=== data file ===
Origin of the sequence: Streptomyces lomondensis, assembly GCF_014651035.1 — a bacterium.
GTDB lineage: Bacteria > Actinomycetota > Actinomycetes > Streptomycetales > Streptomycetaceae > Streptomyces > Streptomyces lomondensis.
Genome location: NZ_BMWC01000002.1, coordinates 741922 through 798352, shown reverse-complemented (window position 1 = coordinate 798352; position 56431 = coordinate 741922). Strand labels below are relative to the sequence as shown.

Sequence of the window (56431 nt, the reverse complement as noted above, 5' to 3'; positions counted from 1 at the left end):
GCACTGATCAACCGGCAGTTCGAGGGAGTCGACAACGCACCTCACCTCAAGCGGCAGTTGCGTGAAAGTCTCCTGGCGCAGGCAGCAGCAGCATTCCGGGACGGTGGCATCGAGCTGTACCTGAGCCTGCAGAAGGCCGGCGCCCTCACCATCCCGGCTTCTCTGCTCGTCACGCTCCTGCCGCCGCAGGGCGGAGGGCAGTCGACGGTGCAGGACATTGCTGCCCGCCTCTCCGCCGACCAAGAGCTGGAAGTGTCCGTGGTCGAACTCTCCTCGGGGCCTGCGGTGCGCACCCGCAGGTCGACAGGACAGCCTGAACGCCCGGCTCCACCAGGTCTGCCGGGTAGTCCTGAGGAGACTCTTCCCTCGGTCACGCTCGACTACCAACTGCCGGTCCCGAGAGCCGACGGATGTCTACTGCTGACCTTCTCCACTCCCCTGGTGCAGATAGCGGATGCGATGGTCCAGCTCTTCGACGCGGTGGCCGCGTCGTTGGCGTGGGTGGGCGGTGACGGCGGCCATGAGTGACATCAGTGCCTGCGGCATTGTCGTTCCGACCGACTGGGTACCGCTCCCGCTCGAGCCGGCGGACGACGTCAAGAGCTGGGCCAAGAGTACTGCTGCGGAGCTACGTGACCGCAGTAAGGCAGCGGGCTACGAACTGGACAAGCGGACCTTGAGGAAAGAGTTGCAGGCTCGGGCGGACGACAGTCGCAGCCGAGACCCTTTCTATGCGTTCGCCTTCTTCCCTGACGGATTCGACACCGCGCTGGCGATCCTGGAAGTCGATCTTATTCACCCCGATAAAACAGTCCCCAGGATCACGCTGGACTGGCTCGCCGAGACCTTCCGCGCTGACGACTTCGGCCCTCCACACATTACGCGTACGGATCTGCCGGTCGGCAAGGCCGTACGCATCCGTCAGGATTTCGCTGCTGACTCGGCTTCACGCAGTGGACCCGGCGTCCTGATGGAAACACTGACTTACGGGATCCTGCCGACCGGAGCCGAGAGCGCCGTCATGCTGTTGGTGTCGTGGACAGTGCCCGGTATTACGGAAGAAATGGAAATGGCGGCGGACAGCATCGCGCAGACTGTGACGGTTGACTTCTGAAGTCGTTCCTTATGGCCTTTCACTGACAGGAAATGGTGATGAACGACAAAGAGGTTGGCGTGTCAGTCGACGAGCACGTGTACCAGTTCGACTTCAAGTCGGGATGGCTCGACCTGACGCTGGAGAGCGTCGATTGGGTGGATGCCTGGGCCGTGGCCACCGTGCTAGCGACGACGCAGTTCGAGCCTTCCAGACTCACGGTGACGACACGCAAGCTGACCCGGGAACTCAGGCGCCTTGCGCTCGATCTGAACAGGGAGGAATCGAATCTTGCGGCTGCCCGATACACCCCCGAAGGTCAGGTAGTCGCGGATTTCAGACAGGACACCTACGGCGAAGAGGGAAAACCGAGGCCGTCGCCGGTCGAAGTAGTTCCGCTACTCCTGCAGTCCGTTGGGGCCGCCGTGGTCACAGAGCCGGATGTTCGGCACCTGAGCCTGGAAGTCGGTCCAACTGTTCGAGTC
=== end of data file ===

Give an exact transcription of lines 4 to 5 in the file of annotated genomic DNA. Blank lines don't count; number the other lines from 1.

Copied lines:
Sequence of the window (56431 nt, the reverse complement as noted above, 5' to 3'; positions counted from 1 at the left end):
GCACTGATCAACCGGCAGTTCGAGGGAGTCGACAACGCACCTCACCTCAAGCGGCAGTTGCGTGAAAGTCTCCTGGCGCAGGCAGCAGCAGCATTCCGGGACGGTGGCATCGAGCTGTACCTGAGCCTGCAGAAGGCCGGCGCCCTCACCATCCCGGCTTCTCTGCTCGTCACGCTCCTGCCGCCGCAGGGCGGAGGGCAGTCGACGGTGCAGGACATTGCTGCCCGCCTCTCCGCCGACCAAGAGCTGGAAGTGTCCGTGGTCGAACTCTCCTCGGGGCCTGCGGTGCGCACCCGCAGGTCGACAGGACAGCCTGAACGCCCGGCTCCACCAGGTCTGCCGGGTAGTCCTGAGGAGACTCTTCCCTCGGTCACGCTCGACTACCAACTGCCGGTCCCGAGAGCCGACGGATGTCTACTGCTGACCTTCTCCACTCCCCTGGTGCAGATAGCGGATGCGATGGTCCAGCTCTTCGACGCGGTGGCCGCGTCGTTGGCGTGGGTGGGCGGTGACGGCGGCCATGAGTGACATCAGTGCCTGCGGCATTGTCGTTCCGACCGACTGGGTACCGCTCCCGCTCGAGCCGGCGGACGACGTCAAGAGCTGGGCCAAGAGTACTGCTGCGGAGCTACGTGACCGCAGTAAGGCAGCGGGCTACGAACTGGACAAGCGGACCTTGAGGAAAGAGTTGCAGGCTCGGGCGGACGACAGTCGCAGCCGAGACCCTTTCTATGCGTTCGCCTTCTTCCCTGACGGATTCGACACCGCGCTGGCGATCCTGGAAGTCGATCTTATTCACCCCGATAAAACAGTCCCCAGGATCACGCTGGACTGGCTCGCCGAGACCTTCCGCGCTGACGACTTCGGCCCTCCACACATTACGCGTACGGATCTGCCGGTCGGCAAGGCCGTACGCATCCGTCAGGATTTCGCTGCTGACTCGGCTTCACGCAGTGGACCCGGCGTCCTGATGGAAACACTGACTTACGGGATCCTGCCGACCGGAGCCGAGAGCGCCGTCATGCTGTTGGTGTCGTGGACAGTGCCCGGTATTACGGAAGAAATGGAAATGGCGGCGGACAGCATCGCGCAGACTGTGACGGTTGACTTCTGAAGTCGTTCCTTATGGCCTTTCACTGACAGGAAATGGTGATGAACGACAAAGAGGTTGGCGTGTCAGTCGACGAGCACGTGTACCAGTTCGACTTCAAGTCGGGATGGCTCGACCTGACGCTGGAGAGCGTCGATTGGGTGGATGCCTGGGCCGTGGCCACCGTGCTAGCGACGACGCAGTTCGAGCCTTCCAGACTCACGGTGACGACACGCAAGCTGACCCGGGAACTCAGGCGCCTTGCGCTCGATCTGAACAGGGAGGAATCGAATCTTGCGGCTGCCCGATACACCCCCGAAGGTCAGGTAGTCGCGGATTTCAGACAGGACACCTACGGCGAAGAGGGAAAACCGAGGCCGTCGCCGGTCGAAGTAGTTCCGCTACTCCTGCAGTCCGTTGGGGCCGCCGTGGTCACAGAGCCGGATGTTCGGCACCTGAGCCTGGAAGTCGGTCCAACTGTTCGAGTC